The ruble strengthened the most in more than two weeks as emerging-market currencies rallied and government bonds rose on speculation the central bank may cut rates at the end of the week.
The ruble appreciated 0.8 percent against Bank Rossii’s basket of dollars and euros, the most since June 21, to 37.1837 by 6 p.m. in Moscow, when the central bank stops its trading operations. The yield on benchmark OFZs due February 2027 declined eleven basis points, or 0.11 percentage point, to 7.77 percent, the lowest since June 19.
An index of emerging-market currencies compiled by Bloomberg rose 0.3 percent to 93.35. Brent oil was little changed in London at $107.47 per barrel. Bank Rossii may loosen monetary policy at its next meeting with a 25 basis-point cut to short-term rates after inflation slowed in June, Morgan Stanley analysts said July 8.
“It looks like everybody’s preparing for the possible central bank rate cut,” Mikhail Vashchenko, a money manager at Kapital Asset Management LLC, said by e-mail. “There are a lot of speculative positions around OFZs, especially by local players.”
The Finance Ministry plans to offer 10 billion rubles ($303 million) of OFZ bonds due January 2018 at a proposed yield of 6.60 percent to 6.65 percent at an auction tomorrow, it said in a statement on its website.
The finance ministry is also offering 10 billion rubles of bonds due 2023 at a yield range of 7.38 percent to 7.43 percent. It sold all 20 billion rubles of 2018 bonds offered in an auction on July 3 at an average yield of 6.83 percent.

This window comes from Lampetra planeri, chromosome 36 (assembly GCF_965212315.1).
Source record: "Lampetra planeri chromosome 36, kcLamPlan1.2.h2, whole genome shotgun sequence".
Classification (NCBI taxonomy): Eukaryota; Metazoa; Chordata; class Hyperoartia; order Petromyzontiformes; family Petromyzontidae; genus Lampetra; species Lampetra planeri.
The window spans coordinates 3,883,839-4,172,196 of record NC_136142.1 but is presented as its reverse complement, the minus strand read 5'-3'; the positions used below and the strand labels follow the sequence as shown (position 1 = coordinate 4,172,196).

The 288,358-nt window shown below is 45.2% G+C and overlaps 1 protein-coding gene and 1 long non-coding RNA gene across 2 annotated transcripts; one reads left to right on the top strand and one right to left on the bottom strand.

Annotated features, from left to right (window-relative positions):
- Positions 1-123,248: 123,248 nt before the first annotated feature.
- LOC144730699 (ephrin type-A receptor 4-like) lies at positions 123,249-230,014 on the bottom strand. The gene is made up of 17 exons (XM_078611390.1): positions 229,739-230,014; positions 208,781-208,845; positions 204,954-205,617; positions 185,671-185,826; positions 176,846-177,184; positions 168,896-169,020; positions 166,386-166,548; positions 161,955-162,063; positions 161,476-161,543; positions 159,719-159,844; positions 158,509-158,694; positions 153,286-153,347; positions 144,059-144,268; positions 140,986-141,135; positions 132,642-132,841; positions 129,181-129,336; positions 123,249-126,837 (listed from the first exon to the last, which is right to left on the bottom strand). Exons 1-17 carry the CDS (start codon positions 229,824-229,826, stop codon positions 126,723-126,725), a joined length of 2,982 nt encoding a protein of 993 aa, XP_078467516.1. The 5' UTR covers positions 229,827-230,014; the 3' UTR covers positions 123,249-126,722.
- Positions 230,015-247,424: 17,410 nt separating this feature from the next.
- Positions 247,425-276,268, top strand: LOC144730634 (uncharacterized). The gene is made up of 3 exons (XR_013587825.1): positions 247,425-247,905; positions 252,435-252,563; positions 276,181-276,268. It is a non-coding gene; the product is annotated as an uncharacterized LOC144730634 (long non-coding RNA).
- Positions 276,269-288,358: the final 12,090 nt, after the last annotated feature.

The ruble strengthened 0.8 percent against the dollar to 32.9505 and advanced 0.8 percent against the euro. While the ruble is the fifth-best performer among 24 emerging currencies tracked by Bloomberg today, it’s about 8 percent weaker against the dollar since the beginning of the year.
“What’s happening, we view as a correction” after a decline last week, Anton Zakharov, commodities and foreign exchange analyst at OAO Promsvyazbank, said by e-mail.
The U.S. Federal Reserve will tomorrow release minutes of its June 18-19 meeting, after which Chairman Ben Bernanke said the central bank may taper its $85 billion in monthly bond buying, causing the ruble to drop to a 20-month low. Bernanke will also speak on economic policy in Boston tomorrow.
“The upward trend in the dollar was likely over on the day after Bernanke announced the tapering,” Mikhail Palei, a foreign-exchange trader at VTB Capital, said by phone from Moscow. “Now we’ll likely see range-bound trading with the ruble’s potential decline limited by the level where the central bank sells a lot.”
Bank Rossii, which reports FX intervention data with a one-day lag, sold 6.65 billion rubles equivalent of foreign currency on July 5, boosting the total amount spent since interventions began on May 29 to 137.7 billion rubles.
The regulator has raised the band in which it allows the ruble to trade against its target dollar-euro basket by 5 kopeks to 31.75-38.75, according to a person familiar with the matter, who asked not to be identified because the information isn’t public.
The central bank moves the corridor by 5 kopeks when non-target currency interventions reach $450 million, according to its website.
With non-target interventions at about 25 percent of the total amount of currency sold, and “if the basket continues to trade around 37.00-37.50, we should see a five kopeks shift up every nine working days,” Vladimir Kolychev, chief economist and strategist at OAO Rosbank (ROSB), said by e-mail.
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